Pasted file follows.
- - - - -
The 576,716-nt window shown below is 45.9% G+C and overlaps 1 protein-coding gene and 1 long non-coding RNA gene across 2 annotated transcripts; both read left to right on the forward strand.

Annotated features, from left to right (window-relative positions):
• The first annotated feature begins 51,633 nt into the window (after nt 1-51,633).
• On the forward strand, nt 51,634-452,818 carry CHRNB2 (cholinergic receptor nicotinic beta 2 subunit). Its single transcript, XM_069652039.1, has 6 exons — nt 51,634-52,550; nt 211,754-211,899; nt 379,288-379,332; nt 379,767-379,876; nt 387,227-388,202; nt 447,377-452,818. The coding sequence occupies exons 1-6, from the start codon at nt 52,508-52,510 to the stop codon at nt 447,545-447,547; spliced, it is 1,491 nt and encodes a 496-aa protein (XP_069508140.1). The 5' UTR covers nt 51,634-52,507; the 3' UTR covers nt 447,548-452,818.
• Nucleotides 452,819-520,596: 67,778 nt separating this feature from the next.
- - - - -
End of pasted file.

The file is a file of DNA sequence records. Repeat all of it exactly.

The 576,716-nt window shown below is 45.9% G+C and overlaps 1 protein-coding gene and 1 long non-coding RNA gene across 2 annotated transcripts; both read left to right on the forward strand.

Annotated features, from left to right (window-relative positions):
• The first annotated feature begins 51,633 nt into the window (after nt 1-51,633).
• On the forward strand, nt 51,634-452,818 carry CHRNB2 (cholinergic receptor nicotinic beta 2 subunit). Its single transcript, XM_069652039.1, has 6 exons — nt 51,634-52,550; nt 211,754-211,899; nt 379,288-379,332; nt 379,767-379,876; nt 387,227-388,202; nt 447,377-452,818. The coding sequence occupies exons 1-6, from the start codon at nt 52,508-52,510 to the stop codon at nt 447,545-447,547; spliced, it is 1,491 nt and encodes a 496-aa protein (XP_069508140.1). The 5' UTR covers nt 51,634-52,507; the 3' UTR covers nt 447,548-452,818.
• Nucleotides 452,819-520,596: 67,778 nt separating this feature from the next.